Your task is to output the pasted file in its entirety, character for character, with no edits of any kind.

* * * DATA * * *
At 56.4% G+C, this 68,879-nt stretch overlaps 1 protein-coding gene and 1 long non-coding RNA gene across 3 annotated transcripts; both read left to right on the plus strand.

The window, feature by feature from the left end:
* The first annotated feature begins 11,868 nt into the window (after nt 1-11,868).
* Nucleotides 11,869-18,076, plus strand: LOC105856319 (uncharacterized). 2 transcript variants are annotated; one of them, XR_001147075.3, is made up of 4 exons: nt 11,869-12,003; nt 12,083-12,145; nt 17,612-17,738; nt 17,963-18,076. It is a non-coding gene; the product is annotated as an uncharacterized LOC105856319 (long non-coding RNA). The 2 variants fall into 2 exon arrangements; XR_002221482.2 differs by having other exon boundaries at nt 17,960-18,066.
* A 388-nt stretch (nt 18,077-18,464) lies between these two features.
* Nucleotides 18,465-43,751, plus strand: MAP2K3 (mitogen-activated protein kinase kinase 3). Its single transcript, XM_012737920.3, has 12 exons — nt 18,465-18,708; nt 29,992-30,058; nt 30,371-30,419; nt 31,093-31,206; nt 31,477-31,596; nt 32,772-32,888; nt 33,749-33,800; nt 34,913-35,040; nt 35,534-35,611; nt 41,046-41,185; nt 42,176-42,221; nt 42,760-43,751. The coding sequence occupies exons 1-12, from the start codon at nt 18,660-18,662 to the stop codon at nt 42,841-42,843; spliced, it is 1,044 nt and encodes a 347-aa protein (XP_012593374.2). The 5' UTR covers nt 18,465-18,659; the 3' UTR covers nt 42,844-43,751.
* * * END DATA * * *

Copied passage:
At 56.4% G+C, this 68,879-nt stretch overlaps 1 protein-coding gene and 1 long non-coding RNA gene across 3 annotated transcripts; both read left to right on the plus strand.

The window, feature by feature from the left end:
* The first annotated feature begins 11,868 nt into the window (after nt 1-11,868).
* Nucleotides 11,869-18,076, plus strand: LOC105856319 (uncharacterized). 2 transcript variants are annotated; one of them, XR_001147075.3, is made up of 4 exons: nt 11,869-12,003; nt 12,083-12,145; nt 17,612-17,738; nt 17,963-18,076. It is a non-coding gene; the product is annotated as an uncharacterized LOC105856319 (long non-coding RNA). The 2 variants fall into 2 exon arrangements; XR_002221482.2 differs by having other exon boundaries at nt 17,960-18,066.
* A 388-nt stretch (nt 18,077-18,464) lies between these two features.
* Nucleotides 18,465-43,751, plus strand: MAP2K3 (mitogen-activated protein kinase kinase 3). Its single transcript, XM_012737920.3, has 12 exons — nt 18,465-18,708; nt 29,992-30,058; nt 30,371-30,419; nt 31,093-31,206; nt 31,477-31,596; nt 32,772-32,888; nt 33,749-33,800; nt 34,913-35,040; nt 35,534-35,611; nt 41,046-41,185; nt 42,176-42,221; nt 42,760-43,751. The coding sequence occupies exons 1-12, from the start codon at nt 18,660-18,662 to the stop codon at nt 42,841-42,843; spliced, it is 1,044 nt and encodes a 347-aa protein (XP_012593374.2). The 5' UTR covers nt 18,465-18,659; the 3' UTR covers nt 42,844-43,751.